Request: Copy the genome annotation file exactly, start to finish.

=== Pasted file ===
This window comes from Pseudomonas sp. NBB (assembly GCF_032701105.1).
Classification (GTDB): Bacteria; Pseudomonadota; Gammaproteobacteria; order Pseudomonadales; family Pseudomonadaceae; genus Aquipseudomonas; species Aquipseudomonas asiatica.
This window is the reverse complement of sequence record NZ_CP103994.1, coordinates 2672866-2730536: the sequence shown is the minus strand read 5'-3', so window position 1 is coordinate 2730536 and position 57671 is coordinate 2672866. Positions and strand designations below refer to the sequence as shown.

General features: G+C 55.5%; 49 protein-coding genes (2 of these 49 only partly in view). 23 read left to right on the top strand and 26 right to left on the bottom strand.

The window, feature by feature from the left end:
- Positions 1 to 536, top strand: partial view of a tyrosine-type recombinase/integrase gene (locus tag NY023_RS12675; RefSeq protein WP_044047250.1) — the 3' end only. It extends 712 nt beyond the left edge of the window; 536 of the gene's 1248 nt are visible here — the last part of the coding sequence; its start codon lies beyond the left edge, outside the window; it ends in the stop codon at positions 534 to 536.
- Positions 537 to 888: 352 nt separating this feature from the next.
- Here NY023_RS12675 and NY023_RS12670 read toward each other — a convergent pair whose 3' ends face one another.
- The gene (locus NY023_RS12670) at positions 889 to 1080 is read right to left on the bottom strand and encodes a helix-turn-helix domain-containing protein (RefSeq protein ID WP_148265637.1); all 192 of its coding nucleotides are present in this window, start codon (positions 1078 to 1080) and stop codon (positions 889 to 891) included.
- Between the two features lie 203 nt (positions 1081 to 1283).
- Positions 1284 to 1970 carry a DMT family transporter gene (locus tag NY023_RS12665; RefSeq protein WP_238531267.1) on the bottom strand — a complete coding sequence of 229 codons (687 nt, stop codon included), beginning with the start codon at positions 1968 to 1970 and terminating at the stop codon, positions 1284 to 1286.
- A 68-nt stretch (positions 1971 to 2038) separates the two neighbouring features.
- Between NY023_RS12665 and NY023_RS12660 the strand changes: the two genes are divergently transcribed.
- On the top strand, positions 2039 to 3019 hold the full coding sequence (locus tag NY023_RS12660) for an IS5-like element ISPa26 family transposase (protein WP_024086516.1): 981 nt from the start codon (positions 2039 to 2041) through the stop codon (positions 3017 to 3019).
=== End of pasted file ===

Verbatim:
This window comes from Pseudomonas sp. NBB (assembly GCF_032701105.1).
Classification (GTDB): Bacteria; Pseudomonadota; Gammaproteobacteria; order Pseudomonadales; family Pseudomonadaceae; genus Aquipseudomonas; species Aquipseudomonas asiatica.
This window is the reverse complement of sequence record NZ_CP103994.1, coordinates 2672866-2730536: the sequence shown is the minus strand read 5'-3', so window position 1 is coordinate 2730536 and position 57671 is coordinate 2672866. Positions and strand designations below refer to the sequence as shown.

General features: G+C 55.5%; 49 protein-coding genes (2 of these 49 only partly in view). 23 read left to right on the top strand and 26 right to left on the bottom strand.

The window, feature by feature from the left end:
- Positions 1 to 536, top strand: partial view of a tyrosine-type recombinase/integrase gene (locus tag NY023_RS12675; RefSeq protein WP_044047250.1) — the 3' end only. It extends 712 nt beyond the left edge of the window; 536 of the gene's 1248 nt are visible here — the last part of the coding sequence; its start codon lies beyond the left edge, outside the window; it ends in the stop codon at positions 534 to 536.
- Positions 537 to 888: 352 nt separating this feature from the next.
- Here NY023_RS12675 and NY023_RS12670 read toward each other — a convergent pair whose 3' ends face one another.
- The gene (locus NY023_RS12670) at positions 889 to 1080 is read right to left on the bottom strand and encodes a helix-turn-helix domain-containing protein (RefSeq protein ID WP_148265637.1); all 192 of its coding nucleotides are present in this window, start codon (positions 1078 to 1080) and stop codon (positions 889 to 891) included.
- Between the two features lie 203 nt (positions 1081 to 1283).
- Positions 1284 to 1970 carry a DMT family transporter gene (locus tag NY023_RS12665; RefSeq protein WP_238531267.1) on the bottom strand — a complete coding sequence of 229 codons (687 nt, stop codon included), beginning with the start codon at positions 1968 to 1970 and terminating at the stop codon, positions 1284 to 1286.
- A 68-nt stretch (positions 1971 to 2038) separates the two neighbouring features.
- Between NY023_RS12665 and NY023_RS12660 the strand changes: the two genes are divergently transcribed.
- On the top strand, positions 2039 to 3019 hold the full coding sequence (locus tag NY023_RS12660) for an IS5-like element ISPa26 family transposase (protein WP_024086516.1): 981 nt from the start codon (positions 2039 to 2041) through the stop codon (positions 3017 to 3019).